The challenge for international donors is how to differentiate clientelistic institutions that serve, or at least do not undermine, the majority’s needs from similar-looking institutions that harm the majority (Brinkerhoff & Goldsmith, 2004, p. 165). One case study is documented by Schneider and Zúniga-Hamlin (2005) who found that advancing local people’s rights in rural Peru was more successful when it adopted a pragmatic approach to the prevailing clientelism.
Advancing local people’s rights in rural Peru
In Peru in 2002, members of Regional Coordinating Councils (CCRs) contested resource distribution to regional presidents’ patronage networks. In the CCRs, local mayors and civil society organisations pressed for resource distribution based on the shared needs of rural municipalities. To organise these efforts, one district mayor took the lead in several neighbouring rural districts. To build up his coalition, he promised to divide the spoils among his supporters (including the Women’s Neighbourhood Committee and the Association of Mothers).
Thus, a clientelist leader used rights norms to leverage resources. However, his efforts distributed resources to previously excluded areas and broke regional leaders’ monopoly on power.
Exclusive public sector institutions can perpetuate socio-economic disadvantage and poverty through shaping policy priorities and implementation. They can lead to discrimination against socially marginalised groups in accessing services. Institutions can compound disadvantage in cases of groups who face multiple exclusions (e.g. a disabled, low caste, poor widow in a remote location).
Inclusive institutions are characterized by being universal (offering equal access and entitlements to all); non-discriminatory (based on merit) and can be targeted to address historical disadvantage (e.g. affirmative action) (see Inclusive Institutions Topic Guide).
A gender perspective is key in institutional reform. There is enough evidence now to suggest that a gendered approach is developmentally beneficial. Potential positive outcomes include increasing uptake of services by everyone, providing positive role models for women, improving services for women, making policy responsive to women’s needs and changing the organisational culture to be gender friendly (Joshi, 2010). However, attempts to increase the proportion of women in public organisations have had limited success (Zafarullah, 2000), and increasing the number of women in positions of power is not sufficient to achieve women’s empowerment (Tinker & Zuckerman, 2013). A ‘critical mass’ is required to change organisational cultures.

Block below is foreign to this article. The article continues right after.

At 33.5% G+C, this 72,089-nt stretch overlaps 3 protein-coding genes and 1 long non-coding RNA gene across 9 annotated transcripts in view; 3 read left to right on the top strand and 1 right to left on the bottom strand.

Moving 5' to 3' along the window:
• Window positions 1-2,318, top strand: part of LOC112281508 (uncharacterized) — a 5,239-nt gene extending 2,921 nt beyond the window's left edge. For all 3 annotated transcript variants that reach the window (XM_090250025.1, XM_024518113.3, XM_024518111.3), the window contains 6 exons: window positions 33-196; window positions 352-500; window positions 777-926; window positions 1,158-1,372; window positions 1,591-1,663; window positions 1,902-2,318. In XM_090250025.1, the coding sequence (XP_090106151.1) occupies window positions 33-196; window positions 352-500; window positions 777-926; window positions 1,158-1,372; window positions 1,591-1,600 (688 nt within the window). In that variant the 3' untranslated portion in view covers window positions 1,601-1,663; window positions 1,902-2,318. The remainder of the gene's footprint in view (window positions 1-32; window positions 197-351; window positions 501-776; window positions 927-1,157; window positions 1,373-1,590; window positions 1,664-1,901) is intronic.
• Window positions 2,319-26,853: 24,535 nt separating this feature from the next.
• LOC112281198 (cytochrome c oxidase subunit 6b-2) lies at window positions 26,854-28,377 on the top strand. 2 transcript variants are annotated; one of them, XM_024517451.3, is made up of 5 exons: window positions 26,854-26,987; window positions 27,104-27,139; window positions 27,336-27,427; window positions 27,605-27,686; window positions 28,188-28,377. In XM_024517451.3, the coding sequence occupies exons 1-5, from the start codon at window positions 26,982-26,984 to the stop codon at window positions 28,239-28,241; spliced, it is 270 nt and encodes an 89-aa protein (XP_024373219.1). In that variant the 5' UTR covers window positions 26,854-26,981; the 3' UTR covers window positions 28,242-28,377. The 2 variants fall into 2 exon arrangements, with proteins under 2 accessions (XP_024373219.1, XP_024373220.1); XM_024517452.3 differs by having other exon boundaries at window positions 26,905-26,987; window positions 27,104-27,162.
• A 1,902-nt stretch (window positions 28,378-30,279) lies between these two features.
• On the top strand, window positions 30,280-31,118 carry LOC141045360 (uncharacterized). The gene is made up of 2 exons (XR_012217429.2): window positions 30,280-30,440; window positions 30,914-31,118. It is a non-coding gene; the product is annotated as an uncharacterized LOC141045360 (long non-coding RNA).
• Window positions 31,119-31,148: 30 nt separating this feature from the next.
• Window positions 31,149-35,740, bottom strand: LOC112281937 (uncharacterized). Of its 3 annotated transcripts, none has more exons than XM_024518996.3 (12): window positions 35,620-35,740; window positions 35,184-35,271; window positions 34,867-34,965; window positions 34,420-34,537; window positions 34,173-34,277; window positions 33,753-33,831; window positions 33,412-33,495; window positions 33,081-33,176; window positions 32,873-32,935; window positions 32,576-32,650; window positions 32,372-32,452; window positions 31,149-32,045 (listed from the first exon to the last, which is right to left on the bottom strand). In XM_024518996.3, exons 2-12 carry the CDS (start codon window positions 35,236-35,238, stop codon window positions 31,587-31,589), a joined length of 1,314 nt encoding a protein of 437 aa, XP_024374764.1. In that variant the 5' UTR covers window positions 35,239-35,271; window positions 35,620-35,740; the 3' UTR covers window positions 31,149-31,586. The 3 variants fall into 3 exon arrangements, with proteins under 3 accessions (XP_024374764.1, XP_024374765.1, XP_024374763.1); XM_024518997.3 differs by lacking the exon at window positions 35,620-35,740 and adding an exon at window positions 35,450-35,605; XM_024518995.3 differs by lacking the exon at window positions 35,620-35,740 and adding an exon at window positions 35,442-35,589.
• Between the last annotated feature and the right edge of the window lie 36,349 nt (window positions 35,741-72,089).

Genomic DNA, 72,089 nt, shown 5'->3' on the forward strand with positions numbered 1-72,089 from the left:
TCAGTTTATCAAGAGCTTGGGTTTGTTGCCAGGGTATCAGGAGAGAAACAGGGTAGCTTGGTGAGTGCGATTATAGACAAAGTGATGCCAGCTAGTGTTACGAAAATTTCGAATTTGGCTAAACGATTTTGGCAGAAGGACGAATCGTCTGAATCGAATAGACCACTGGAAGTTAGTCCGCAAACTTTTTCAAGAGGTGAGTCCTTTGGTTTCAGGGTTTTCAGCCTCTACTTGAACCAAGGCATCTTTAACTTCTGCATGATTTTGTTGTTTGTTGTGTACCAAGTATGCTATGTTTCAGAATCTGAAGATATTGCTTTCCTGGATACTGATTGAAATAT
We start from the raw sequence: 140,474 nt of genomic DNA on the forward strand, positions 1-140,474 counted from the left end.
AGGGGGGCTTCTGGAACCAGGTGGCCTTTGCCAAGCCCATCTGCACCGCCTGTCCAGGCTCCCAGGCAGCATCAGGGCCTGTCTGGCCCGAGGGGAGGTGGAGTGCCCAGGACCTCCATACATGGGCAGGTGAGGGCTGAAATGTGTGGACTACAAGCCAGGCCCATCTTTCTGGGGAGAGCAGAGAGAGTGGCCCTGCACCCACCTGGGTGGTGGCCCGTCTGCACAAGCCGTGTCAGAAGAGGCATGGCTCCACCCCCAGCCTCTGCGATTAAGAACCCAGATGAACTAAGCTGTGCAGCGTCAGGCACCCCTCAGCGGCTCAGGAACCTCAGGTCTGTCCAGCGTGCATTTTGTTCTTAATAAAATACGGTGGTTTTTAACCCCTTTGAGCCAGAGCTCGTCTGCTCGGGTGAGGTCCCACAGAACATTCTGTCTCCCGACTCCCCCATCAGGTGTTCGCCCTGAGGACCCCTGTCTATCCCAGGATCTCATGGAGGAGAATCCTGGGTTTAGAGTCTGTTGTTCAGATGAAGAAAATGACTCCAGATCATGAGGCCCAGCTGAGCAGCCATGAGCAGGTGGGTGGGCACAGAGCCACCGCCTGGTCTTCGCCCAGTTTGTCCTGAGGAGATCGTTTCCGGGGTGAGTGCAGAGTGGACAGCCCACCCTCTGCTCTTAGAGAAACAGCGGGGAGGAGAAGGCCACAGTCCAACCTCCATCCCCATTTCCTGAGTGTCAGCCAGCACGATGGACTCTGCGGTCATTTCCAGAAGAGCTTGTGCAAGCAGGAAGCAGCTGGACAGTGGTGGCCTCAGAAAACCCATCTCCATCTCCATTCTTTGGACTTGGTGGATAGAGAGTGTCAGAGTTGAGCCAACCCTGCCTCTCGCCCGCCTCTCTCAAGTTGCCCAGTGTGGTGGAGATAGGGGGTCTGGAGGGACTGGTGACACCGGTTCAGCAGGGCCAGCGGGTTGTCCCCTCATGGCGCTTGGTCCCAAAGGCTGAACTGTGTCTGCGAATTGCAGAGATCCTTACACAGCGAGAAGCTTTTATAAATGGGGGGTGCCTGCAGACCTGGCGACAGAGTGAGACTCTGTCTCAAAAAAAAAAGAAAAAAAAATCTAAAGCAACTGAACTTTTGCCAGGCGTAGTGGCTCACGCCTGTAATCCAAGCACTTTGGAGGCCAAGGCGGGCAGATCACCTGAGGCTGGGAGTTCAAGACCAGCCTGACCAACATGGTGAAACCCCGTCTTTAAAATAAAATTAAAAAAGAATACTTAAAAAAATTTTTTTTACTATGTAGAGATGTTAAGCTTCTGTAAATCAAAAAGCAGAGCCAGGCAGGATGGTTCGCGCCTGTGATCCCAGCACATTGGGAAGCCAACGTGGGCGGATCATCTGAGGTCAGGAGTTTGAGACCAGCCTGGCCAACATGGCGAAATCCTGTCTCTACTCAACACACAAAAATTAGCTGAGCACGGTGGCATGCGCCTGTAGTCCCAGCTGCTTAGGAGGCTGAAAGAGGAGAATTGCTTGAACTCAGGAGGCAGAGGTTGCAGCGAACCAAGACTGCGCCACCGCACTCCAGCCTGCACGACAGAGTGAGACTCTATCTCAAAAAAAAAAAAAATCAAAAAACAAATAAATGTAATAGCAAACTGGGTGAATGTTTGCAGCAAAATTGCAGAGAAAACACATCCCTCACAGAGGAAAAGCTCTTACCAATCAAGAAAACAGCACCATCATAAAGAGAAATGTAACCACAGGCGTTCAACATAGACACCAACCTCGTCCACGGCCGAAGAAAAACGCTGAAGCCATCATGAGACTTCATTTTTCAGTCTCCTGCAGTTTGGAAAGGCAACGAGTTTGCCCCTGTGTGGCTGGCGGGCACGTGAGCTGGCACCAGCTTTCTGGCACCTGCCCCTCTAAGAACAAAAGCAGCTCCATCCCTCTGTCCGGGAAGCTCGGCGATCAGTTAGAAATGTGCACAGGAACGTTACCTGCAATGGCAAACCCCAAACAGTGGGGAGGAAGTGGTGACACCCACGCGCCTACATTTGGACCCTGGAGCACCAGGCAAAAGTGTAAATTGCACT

Understanding the proportion and different roles of women and men involved in reform processes and related collective action matters for effective development (Gender Action, 2013). Women’s and men’s interests usually differ; moreover, women’s disempowerment restricts their access to basic services and participation in collective decision-making (Gender Action, 2013).
To date, mainstream governance reforms have not focused on gender issues: programme documents rarely include gender benchmarks or indicators (Scott, 2011, p. 24). Further, there is a striking lack of research on the impacts of public sector governance reforms on gender and diversity, and on public sector governance reforms with a gender or diversity focus (Scott, 2011, p. ii). Gender Action (2013) provides recommendations on integrating gender into public sector institutional reform.
Integrating gender into public sector institutional reform
- Strengthen political will to achieve gender equality and equity at the local, national, regional and global levels
- Incorporate a gender perspective into the planning processes of all government ministries and departments
- Integrate a gender perspective into all phases of sectoral planning cycles, including the analysis, development, appraisal, implementation, monitoring and evaluation of policies, programmes and projects
- Use sex-disaggregated data in statistical analysis to reveal how policies affect women and men differently
- Increase the numbers of women in decision-making positions in government and the private and public sectors
- Provide tools and training in gender awareness, gender analysis and gender planning to key personnel
- Forge links among government, the private sector, civil society and other stakeholders to ensure better use of resources.
Source: Gender Action, 2013, p. 5